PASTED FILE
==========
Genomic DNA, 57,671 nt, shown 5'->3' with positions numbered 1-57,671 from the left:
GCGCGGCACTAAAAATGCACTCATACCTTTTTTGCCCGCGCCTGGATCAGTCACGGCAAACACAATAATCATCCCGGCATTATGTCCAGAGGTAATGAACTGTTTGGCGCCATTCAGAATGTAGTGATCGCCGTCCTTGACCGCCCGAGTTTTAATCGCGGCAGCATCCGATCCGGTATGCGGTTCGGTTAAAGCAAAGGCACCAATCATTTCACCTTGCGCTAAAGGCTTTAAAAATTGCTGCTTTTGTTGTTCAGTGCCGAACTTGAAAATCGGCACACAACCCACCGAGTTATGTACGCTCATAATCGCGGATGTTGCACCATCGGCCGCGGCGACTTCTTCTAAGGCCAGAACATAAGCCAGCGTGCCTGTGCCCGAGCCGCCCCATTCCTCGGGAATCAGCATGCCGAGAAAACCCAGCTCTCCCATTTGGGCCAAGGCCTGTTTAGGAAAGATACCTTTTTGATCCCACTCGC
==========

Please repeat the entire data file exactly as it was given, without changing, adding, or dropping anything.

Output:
Genomic DNA, 57,671 nt, shown 5'->3' with positions numbered 1-57,671 from the left:
GCGCGGCACTAAAAATGCACTCATACCTTTTTTGCCCGCGCCTGGATCAGTCACGGCAAACACAATAATCATCCCGGCATTATGTCCAGAGGTAATGAACTGTTTGGCGCCATTCAGAATGTAGTGATCGCCGTCCTTGACCGCCCGAGTTTTAATCGCGGCAGCATCCGATCCGGTATGCGGTTCGGTTAAAGCAAAGGCACCAATCATTTCACCTTGCGCTAAAGGCTTTAAAAATTGCTGCTTTTGTTGTTCAGTGCCGAACTTGAAAATCGGCACACAACCCACCGAGTTATGTACGCTCATAATCGCGGATGTTGCACCATCGGCCGCGGCGACTTCTTCTAAGGCCAGAACATAAGCCAGCGTGCCTGTGCCCGAGCCGCCCCATTCCTCGGGAATCAGCATGCCGAGAAAACCCAGCTCTCCCATTTGGGCCAAGGCCTGTTTAGGAAAGATACCTTTTTGATCCCACTCGC